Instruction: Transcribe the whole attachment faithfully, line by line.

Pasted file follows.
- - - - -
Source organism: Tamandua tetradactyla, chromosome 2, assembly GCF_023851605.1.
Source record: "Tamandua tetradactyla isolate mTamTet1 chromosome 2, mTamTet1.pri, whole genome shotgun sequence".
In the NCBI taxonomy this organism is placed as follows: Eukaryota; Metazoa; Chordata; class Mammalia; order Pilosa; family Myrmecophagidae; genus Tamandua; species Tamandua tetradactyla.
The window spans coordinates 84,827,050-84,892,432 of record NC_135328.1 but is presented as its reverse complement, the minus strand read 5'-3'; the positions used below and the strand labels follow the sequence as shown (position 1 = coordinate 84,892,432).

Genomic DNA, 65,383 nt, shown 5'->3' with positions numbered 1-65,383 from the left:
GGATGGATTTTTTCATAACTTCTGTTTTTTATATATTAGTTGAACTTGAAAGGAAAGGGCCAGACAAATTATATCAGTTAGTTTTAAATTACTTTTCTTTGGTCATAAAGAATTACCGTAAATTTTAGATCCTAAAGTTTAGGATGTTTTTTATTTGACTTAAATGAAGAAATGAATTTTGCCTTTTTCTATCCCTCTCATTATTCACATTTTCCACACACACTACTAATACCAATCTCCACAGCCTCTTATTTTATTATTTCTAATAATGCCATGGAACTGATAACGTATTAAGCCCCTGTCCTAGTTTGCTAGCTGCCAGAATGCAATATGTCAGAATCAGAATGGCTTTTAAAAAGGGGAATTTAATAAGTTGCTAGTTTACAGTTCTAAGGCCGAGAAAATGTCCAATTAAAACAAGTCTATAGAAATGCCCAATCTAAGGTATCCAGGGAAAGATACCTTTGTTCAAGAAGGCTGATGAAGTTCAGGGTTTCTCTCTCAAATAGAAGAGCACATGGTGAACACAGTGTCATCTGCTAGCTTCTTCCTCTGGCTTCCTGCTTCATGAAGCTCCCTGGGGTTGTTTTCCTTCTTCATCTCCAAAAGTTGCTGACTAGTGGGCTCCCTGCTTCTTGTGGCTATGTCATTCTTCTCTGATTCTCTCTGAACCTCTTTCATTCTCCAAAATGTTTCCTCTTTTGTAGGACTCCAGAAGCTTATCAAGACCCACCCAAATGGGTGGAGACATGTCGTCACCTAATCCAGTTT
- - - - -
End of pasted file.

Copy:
Source organism: Tamandua tetradactyla, chromosome 2, assembly GCF_023851605.1.
Source record: "Tamandua tetradactyla isolate mTamTet1 chromosome 2, mTamTet1.pri, whole genome shotgun sequence".
In the NCBI taxonomy this organism is placed as follows: Eukaryota; Metazoa; Chordata; class Mammalia; order Pilosa; family Myrmecophagidae; genus Tamandua; species Tamandua tetradactyla.
The window spans coordinates 84,827,050-84,892,432 of record NC_135328.1 but is presented as its reverse complement, the minus strand read 5'-3'; the positions used below and the strand labels follow the sequence as shown (position 1 = coordinate 84,892,432).

Genomic DNA, 65,383 nt, shown 5'->3' with positions numbered 1-65,383 from the left:
GGATGGATTTTTTCATAACTTCTGTTTTTTATATATTAGTTGAACTTGAAAGGAAAGGGCCAGACAAATTATATCAGTTAGTTTTAAATTACTTTTCTTTGGTCATAAAGAATTACCGTAAATTTTAGATCCTAAAGTTTAGGATGTTTTTTATTTGACTTAAATGAAGAAATGAATTTTGCCTTTTTCTATCCCTCTCATTATTCACATTTTCCACACACACTACTAATACCAATCTCCACAGCCTCTTATTTTATTATTTCTAATAATGCCATGGAACTGATAACGTATTAAGCCCCTGTCCTAGTTTGCTAGCTGCCAGAATGCAATATGTCAGAATCAGAATGGCTTTTAAAAAGGGGAATTTAATAAGTTGCTAGTTTACAGTTCTAAGGCCGAGAAAATGTCCAATTAAAACAAGTCTATAGAAATGCCCAATCTAAGGTATCCAGGGAAAGATACCTTTGTTCAAGAAGGCTGATGAAGTTCAGGGTTTCTCTCTCAAATAGAAGAGCACATGGTGAACACAGTGTCATCTGCTAGCTTCTTCCTCTGGCTTCCTGCTTCATGAAGCTCCCTGGGGTTGTTTTCCTTCTTCATCTCCAAAAGTTGCTGACTAGTGGGCTCCCTGCTTCTTGTGGCTATGTCATTCTTCTCTGATTCTCTCTGAACCTCTTTCATTCTCCAAAATGTTTCCTCTTTTGTAGGACTCCAGAAGCTTATCAAGACCCACCCAAATGGGTGGAGACATGTCGTCACCTAATCCAGTTT